2. Helping consumers earn the best possible yield on that money (within their risk tolerances).

For both of these jobs, consumers are increasingly turning to FinTech companies. In fact, only 12% of consumers are using an automated savings tool from their bank or credit union, based on a Q1 2022 Cornerstone survey.

The threat posed by FinTech savings and investment apps (especially apps that combine these functions) lies in their potential to wrest control over the allocation decisions that fund those products. By automating the actual money movement process and providing consumers with a variety of high-yield investment options, FinTech apps can significantly reduce the need for consumers to log in to their primary banks’ mobile apps.

Banks need to sharpen their strategic responses to this competitive threat on two fronts:

  • Refine the experience and insights provided by savings tools.
  • Blend savings and investing together. (In a low-rate environment, banks should also be offering a variety of different yield-generating investment opportunities across a wide spectrum of risks.)

3. Buy Now, Pay Later

Buy now, pay later (BNPL) has exploded in popularity over the last few years. According to Cornerstone Advisors consumer surveys, the percentage of Gen Zers making purchases with BNPL plans grew six-fold between 2019 and 2021.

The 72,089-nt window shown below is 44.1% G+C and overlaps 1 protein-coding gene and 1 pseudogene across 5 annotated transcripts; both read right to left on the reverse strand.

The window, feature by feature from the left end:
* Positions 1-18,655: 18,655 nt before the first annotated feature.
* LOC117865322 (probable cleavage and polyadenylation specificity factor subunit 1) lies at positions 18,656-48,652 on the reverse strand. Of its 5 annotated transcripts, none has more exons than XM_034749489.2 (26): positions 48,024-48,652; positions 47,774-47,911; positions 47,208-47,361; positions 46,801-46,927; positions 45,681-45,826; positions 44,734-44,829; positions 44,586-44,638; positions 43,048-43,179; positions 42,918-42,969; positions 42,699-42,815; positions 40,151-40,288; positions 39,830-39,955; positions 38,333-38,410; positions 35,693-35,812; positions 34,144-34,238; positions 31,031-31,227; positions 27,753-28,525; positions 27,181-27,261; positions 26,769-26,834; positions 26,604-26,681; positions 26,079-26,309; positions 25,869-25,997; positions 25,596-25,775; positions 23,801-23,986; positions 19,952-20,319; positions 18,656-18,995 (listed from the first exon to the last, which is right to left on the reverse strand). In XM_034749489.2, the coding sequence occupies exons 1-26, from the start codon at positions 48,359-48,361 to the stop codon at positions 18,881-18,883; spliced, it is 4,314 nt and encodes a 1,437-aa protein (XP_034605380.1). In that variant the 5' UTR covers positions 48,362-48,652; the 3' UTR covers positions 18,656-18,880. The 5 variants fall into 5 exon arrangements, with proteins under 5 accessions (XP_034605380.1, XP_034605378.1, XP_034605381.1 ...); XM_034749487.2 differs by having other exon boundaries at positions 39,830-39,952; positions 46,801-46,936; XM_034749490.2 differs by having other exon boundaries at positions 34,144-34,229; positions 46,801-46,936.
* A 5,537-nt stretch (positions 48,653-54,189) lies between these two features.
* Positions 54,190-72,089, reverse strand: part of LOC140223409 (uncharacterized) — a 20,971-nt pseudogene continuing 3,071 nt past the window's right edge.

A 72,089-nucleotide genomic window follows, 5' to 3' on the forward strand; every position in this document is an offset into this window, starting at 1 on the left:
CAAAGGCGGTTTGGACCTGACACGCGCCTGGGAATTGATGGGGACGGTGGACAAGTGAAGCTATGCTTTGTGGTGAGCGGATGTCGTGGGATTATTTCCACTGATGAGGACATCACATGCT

This makes BNPL a dangerous competitor to banks’ payment and unsecured lending products. A recent estimate from McKinsey shows that FinTech companies providing BNPL products have already siphoned $8 billion to $10 billion in annual revenues from banks.

While retroactively attaching BNPL capabilities to credit cards is an appealing approach for banks – it preserves existing interest and interchange revenue streams and doesn’t require building direct partnerships with individual merchants – it’s a shortsighted approach.

Emerging evidence suggests that some consumers will struggle to use BNPL responsibly, especially across multiple providers. There is opportunity for banks to help these consumers more effectively manage these loans. If banks care about acquiring younger customers or helping consumers manage their financial health, they cannot sit BNPL out.

4. Niche Neobanks

There’s been an emergence of a robust set of FinTech infrastructure companies – including banking as a service (BaaS) platforms as well as modern card issuing, processing, and servicing systems. This has led to a significant decrease in the upfront time and cost to launch a new consumer or small business neobank, which has spurred the creation of an entirely new category of financial services providers: niche neobanks.

The niche banking strategy finds a specific segment of consumers that share a common set of functional and emotional needs when it comes to money management. The neobank designs differentiated financial products and leverages existing groups and communities to market and distribute products.